Overlapping / Touching Shapes

DanDan
edited November 2011 in General
Hello Matthias,

first of all, thank you for creating and maintaining this great project!

I'm looking for an iterator to select overlapping or touching shapes of 2 different layers. The iterator should not only select the area of intersection, but the whole shapes of both layers, which are in touch. Thus shapes with no intersection are not selected.

The RecursiveShapeIterator is pretty much what I'm looking for, except that polygons are no valid input for the search region. Is there a way to use polygons as search region or to achieve this task differently?

Regards,
Dan

Comments

  • edited 8:09PM

    Hi Dan,

    since the RecursiveShapeIterator operates on the quad tree, it takes boxes as the search region only.

    One way to work around that limitation is to somehow split the polygon into rectangles (provided it's manhattan) and use every rectangle as an individual search region. Since there is no packaged decomposition function (yet) available in Ruby, that is quite tedious.

    Another way is to use the bounding box of the polygon for the search and then filter out the false hits inside the test loop by performing an interaction test between the found shape and the search polygon. Right now, the most efficient way to do an interaction test is to perform a logical AND between the test polygon and the found one using EdgeProcessor.boolean_p2e. The polygons overlap when the result is non-empty. Please note that this will not detect touching configurations. This method also works for non-manhattan polygons.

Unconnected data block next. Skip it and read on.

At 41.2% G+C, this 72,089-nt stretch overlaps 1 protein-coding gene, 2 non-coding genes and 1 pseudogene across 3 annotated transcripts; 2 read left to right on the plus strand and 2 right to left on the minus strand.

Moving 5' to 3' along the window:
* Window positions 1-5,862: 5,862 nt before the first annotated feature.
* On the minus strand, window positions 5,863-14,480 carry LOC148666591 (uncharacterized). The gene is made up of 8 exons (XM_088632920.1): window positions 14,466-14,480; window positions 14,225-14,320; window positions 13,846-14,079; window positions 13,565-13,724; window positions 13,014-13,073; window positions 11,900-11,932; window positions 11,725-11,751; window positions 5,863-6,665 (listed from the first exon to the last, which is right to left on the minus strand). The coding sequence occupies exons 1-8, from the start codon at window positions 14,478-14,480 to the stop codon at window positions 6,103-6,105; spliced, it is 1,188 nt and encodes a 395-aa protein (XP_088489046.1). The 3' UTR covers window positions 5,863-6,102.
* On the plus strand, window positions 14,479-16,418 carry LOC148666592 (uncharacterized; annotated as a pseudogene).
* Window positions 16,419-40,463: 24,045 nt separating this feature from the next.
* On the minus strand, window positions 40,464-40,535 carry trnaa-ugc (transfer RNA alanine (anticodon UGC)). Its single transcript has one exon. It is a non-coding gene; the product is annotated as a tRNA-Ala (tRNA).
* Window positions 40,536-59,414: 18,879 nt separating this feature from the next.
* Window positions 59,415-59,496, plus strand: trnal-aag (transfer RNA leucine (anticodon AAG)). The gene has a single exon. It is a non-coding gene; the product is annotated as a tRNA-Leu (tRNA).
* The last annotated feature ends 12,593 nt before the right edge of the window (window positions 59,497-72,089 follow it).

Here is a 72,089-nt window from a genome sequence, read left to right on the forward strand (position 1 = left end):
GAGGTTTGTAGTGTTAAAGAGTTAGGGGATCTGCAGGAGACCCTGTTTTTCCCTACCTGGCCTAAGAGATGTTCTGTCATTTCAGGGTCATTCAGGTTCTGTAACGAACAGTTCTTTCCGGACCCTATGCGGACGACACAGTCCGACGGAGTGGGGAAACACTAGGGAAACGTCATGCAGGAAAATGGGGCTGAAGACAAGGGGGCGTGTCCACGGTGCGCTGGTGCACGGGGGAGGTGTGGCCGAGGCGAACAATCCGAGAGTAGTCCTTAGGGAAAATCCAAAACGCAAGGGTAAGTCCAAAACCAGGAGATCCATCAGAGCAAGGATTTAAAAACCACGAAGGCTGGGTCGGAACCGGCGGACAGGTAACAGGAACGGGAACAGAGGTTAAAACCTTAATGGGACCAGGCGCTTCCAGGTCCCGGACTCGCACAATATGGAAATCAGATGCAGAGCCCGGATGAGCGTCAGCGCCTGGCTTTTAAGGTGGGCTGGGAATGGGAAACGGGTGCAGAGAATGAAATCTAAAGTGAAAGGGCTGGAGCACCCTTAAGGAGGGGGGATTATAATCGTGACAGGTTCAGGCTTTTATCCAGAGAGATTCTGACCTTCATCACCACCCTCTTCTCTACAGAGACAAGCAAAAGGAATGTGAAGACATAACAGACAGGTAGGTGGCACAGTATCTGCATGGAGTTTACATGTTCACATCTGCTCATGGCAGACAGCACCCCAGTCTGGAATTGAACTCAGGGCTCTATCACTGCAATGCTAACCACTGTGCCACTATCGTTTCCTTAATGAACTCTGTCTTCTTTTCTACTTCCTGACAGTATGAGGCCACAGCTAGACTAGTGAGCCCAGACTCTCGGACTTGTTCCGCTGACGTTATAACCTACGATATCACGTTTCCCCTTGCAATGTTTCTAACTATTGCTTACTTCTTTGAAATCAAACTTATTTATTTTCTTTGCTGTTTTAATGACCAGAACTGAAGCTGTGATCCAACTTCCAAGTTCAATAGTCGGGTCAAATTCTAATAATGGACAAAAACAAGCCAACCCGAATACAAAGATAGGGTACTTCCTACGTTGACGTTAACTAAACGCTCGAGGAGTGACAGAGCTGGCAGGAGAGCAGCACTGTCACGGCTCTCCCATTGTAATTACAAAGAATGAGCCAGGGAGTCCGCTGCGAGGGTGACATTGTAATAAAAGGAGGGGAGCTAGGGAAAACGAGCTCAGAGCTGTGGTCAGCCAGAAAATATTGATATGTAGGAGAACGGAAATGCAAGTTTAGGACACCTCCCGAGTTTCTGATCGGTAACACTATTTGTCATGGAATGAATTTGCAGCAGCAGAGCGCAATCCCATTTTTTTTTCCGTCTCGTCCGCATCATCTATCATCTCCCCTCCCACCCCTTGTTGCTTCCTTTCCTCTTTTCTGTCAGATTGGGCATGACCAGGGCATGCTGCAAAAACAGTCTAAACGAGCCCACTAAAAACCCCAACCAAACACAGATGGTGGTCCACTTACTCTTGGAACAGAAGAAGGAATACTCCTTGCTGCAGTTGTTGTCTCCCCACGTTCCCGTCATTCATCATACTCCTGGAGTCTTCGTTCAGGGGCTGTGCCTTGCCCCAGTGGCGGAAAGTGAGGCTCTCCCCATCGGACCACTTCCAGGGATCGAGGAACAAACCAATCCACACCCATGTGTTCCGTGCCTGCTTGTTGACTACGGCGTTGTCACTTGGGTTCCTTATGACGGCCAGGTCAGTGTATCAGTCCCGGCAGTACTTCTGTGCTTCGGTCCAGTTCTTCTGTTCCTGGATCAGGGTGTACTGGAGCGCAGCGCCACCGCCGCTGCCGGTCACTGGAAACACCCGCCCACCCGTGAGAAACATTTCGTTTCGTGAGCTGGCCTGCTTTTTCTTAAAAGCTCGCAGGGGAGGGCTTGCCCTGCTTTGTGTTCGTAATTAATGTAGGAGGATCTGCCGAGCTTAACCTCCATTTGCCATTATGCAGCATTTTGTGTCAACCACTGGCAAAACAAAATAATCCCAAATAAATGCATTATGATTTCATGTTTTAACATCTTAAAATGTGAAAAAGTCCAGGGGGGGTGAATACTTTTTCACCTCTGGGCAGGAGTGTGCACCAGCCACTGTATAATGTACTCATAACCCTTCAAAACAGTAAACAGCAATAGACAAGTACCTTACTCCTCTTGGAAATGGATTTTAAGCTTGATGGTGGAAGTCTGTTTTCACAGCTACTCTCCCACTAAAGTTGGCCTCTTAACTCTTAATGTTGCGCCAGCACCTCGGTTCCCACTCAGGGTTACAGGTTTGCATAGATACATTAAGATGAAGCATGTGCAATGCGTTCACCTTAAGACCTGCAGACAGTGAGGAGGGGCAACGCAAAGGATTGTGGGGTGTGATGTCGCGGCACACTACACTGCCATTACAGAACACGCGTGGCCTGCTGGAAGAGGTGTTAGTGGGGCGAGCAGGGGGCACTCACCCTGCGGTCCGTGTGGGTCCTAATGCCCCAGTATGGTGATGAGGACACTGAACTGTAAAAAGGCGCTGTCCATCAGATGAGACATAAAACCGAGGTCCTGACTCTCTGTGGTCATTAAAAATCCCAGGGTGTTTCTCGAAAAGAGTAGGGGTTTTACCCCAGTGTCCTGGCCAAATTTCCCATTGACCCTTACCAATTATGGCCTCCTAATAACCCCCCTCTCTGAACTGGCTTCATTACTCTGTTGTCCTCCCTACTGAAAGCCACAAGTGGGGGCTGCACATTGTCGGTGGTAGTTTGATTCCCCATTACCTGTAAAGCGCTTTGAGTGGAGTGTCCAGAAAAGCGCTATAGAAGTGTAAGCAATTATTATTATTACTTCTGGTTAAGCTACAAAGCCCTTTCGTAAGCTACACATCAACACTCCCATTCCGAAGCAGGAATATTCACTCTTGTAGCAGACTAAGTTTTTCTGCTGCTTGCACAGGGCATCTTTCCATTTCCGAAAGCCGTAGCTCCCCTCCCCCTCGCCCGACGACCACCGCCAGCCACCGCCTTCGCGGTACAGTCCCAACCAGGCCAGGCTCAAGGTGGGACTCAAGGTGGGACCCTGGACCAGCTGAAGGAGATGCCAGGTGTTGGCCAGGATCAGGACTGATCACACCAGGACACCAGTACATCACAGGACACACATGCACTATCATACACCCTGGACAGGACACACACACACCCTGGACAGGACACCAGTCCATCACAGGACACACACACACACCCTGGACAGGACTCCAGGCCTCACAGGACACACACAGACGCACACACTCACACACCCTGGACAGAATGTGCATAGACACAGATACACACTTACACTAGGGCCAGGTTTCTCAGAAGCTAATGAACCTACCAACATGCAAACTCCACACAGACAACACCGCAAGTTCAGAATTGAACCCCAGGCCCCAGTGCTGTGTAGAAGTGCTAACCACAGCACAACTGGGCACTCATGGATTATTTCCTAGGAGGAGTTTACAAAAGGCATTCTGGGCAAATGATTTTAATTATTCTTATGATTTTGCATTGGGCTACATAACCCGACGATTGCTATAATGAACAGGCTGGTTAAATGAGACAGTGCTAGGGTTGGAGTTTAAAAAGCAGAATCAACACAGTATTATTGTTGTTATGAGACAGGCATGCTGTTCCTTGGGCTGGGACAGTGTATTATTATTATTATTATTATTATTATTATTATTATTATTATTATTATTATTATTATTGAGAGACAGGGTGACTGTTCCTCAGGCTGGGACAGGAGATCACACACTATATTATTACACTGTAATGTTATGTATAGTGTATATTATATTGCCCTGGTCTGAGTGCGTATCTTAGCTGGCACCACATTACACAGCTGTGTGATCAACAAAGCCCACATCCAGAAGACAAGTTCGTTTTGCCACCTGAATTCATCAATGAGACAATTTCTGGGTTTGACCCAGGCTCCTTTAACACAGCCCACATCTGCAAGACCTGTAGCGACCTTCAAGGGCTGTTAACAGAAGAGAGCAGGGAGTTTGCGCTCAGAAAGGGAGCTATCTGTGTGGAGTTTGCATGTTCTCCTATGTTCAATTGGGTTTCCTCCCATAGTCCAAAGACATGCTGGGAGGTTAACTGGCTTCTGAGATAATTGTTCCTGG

Bottom line is that there is no really good solution for that problem. The second method can be implemented pretty easily right now but in certain configurations (i.e. ring-like search polygons), a huge number of false hits have to be tested and the boolean AND is not quite efficient as a simple interaction test.

    Both solutions will only be usable if you have few search shapes and not many subject polygons interacting with them. In the case of many-to-many interactions, there are much more efficient algorithms based on a scanline approach which will report all interactions in a single sweep.

    Best regards,

    Matthias

  • DanDan
    edited 8:09PM
    Hello Matthias,

    the second method is working perfectly. Thank you for that hint.


    Regards,
    Dan
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